Nationals Not Planning Big Changes: Are The Late-Season Nats The Real Nats?

Rob Carr

Washington's 34-20 record in August/September got them close in the end, but the hole the Nationals put themselves in early with a slow start to the defense of their NL East crown was too big to overcome. Are they the team that ended the season with an 18-9 September?

A disappointing end to the 2013 campaign in D.C. has those who talk to Washington Nationals' GM Mike Rizzo these days asking the 52-year-old General Manager and President of Baseball Operations what went wrong that resulted in the Nats failing to make it back to the postseason after bringing October baseball back to the nation's capital for the first time in 79 years last fall? "Offensive efficiency" has been the catchphrase of the offseason thus far, as the Nationals' GM has attempted to analyze the key reasons why the 2012 NL East champs who finished 98-64 last season ended the year at 86-76 this year, out of contention in the division and Wild Card races.

"We didn't hit well enough with runners in scoring position. We didn't do the little nuances offensively for run creation and to kind of manufacture runs." - Mike Rizzo on Nationals' issues in 2013

"Offensively, we just weren't very efficient," Rizzo told ESPN980's The Sports Fix's Kevin Sheehan and Thom Loverro in the latest season-in-review interview this past Friday. "We didn't hit well enough with runners in scoring position. We didn't do the little nuances offensively for run creation and to kind of manufacture runs. And I think if I had to put my finger on one aspect of it, that would probably be it. With that said, we did do a better job of it from the All-Star Break on and especially from August 1st on, but I think we put ourselves in such a deep hole at that time we had to play too perfect a baseball to pull it out in the end."

In a late-season interview with reporters, including NatsInsider.com's Mark Zuckerman, the Nats' GM attempted to explain why the Nationals weren't "offensively efficient" early, and how, during team's last season run, they were able to perform as they were expected to when the roster was assembled.

"We’ve created more runs, we’ve stolen more bases, we’ve hit with runners in scoring position much better recently, and that’s really the roster that we constructed all along..." - Mike Rizzo to reporters in December

"'We were more reliant on the long ball, I think, than we should’ve been and I think it’s shown,'" Rizzo said. "'We’ve created more runs, we’ve stolen more bases, we’ve hit with runners in scoring position much better recently, and that’s really the roster that we constructed all along. We just waited too long to get it going.'"

The Nationals don't have big changes planned. Rizzo told reporters that the "core(s)" of the lineup, rotation and bullpen are pretty much set with some help in the pen and on the bench mentioned often as goals for the offseason. So, the Nats' GM is counting on the Nationals producing like they were expected to and finally did toward the end of the season when they went 18-9 in September and won 34 of their last 54 games with the lineup they planned on fielding finally together on a regular basis and producing. It's more about getting what's expected from the players they have and managing to their strengths, as the Nats' GM explained it.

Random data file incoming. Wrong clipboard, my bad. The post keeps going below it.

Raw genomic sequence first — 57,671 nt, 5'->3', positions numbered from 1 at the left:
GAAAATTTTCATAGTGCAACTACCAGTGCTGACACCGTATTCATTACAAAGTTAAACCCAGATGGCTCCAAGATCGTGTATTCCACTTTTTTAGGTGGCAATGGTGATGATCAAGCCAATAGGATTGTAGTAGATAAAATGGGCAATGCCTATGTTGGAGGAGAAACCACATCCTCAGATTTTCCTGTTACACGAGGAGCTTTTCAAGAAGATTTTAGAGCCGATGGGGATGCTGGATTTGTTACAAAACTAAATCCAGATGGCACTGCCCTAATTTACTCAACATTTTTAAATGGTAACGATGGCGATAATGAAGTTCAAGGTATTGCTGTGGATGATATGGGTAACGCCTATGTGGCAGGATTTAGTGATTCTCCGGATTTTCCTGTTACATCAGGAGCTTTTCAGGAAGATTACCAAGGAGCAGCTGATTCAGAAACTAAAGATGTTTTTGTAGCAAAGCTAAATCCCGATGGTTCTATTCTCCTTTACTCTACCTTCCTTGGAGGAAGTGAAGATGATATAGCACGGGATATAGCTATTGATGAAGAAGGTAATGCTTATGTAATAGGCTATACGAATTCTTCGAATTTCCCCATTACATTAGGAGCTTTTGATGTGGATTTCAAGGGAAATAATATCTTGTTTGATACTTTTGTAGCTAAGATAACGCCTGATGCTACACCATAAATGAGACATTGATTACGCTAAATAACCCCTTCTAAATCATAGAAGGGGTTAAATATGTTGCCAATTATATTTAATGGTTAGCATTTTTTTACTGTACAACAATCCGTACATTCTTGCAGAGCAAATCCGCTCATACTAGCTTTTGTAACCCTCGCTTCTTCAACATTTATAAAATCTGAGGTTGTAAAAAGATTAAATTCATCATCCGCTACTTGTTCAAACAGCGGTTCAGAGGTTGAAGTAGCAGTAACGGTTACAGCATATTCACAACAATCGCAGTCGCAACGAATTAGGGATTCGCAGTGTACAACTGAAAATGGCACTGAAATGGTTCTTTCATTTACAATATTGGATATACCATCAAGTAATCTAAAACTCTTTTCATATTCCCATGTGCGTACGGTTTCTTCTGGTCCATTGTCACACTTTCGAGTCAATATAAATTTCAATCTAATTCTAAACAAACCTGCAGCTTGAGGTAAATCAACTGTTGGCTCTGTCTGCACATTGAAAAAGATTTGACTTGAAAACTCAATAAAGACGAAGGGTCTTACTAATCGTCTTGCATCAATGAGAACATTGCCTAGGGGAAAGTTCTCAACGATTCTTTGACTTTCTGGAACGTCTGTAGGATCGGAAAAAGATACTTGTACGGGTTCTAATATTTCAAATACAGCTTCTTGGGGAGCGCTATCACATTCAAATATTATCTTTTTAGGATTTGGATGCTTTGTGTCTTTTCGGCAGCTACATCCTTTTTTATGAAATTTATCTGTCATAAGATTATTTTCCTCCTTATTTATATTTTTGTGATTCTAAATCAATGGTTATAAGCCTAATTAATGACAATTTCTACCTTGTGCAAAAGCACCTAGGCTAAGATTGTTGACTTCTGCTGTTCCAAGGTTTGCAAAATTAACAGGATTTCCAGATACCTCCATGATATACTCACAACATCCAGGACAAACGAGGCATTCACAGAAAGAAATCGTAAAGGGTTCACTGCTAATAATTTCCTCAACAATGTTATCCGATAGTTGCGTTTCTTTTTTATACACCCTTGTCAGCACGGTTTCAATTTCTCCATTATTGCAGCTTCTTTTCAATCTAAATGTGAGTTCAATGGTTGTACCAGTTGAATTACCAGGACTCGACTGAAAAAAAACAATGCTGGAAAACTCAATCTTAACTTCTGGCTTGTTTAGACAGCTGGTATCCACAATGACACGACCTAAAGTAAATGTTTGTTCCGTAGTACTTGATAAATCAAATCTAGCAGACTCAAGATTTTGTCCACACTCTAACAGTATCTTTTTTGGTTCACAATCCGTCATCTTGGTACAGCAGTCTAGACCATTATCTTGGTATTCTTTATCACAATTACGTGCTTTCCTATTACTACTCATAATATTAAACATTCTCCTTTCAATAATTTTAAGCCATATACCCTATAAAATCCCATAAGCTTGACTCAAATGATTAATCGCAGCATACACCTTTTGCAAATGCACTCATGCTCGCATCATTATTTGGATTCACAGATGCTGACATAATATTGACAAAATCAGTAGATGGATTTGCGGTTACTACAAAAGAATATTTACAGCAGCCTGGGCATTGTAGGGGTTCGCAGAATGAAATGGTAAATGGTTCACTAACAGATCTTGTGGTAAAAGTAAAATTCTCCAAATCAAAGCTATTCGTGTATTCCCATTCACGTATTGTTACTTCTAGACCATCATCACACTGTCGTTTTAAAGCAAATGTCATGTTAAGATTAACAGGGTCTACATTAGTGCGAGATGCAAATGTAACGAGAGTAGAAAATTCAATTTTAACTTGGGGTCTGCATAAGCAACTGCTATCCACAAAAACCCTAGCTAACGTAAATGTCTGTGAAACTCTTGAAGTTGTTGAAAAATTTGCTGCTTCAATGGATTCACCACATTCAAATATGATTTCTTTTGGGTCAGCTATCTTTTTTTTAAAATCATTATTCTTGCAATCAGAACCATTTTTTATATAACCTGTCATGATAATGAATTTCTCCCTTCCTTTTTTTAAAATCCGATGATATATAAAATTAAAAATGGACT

"We do have some hitters in the lineup that do hit for contact, can move the ball, can manipulate the bat head and be hit-and-run type of guys." - Mike Rizzo on Nats' roster construction

"I don't think you change the entire demographic of your offensive lineup and try to change what people do best," Rizzo told ESPN980's Mr.'s Sheehan and Loverro. "I think you have to manage within the confines of the players that you have. There's certain players that we have [who] are free swingers. They're more power-oriented than moving-the-ball type of hitters, but we do have some hitters in the lineup that do hit for contact, can move the ball, can manipulate the bat head and be hit-and-run type of guys. And I think we have to rely on those guys to do the little things. Let the table setters set the table and let the thumpers knock in the runs."

When they did get it going late this season, Davey Johnson told reporters he thought the runs outfielders Denard Span and Jayson Werth were on played a key role in getting the offense going. "They've really been getting on base and motivating the club and maybe taking pressure off a lot of the guys in the lineup," Johnson said. Rizzo told 106.7 the FAN in D.C.'s Holden Kushner and Danny Rouhier in September that he was happy to see Span getting comfortable as the table setter he was brought in to be for the Nationals.

"[He's] turned a corner and is getting back to himself at the plate," Rizzo said. " And [he's] a guy that is very dangerous and a table setter that is allowing us to put a run on like we're putting."

Can the same lineup produce like they did from August on this year from the start in 2014?

"We see ourselves as a pretty solid team going into it," Rizzo explained on ESPN980. "I think we'll do some tweaking of the bullpen, maybe tweaking of the bench. And that type of thing. But I don't see any major overhauls, but [we will] certainly be open to anything that comes along that can increase our chances of going deep into the playoffs and improving our lot over this year."

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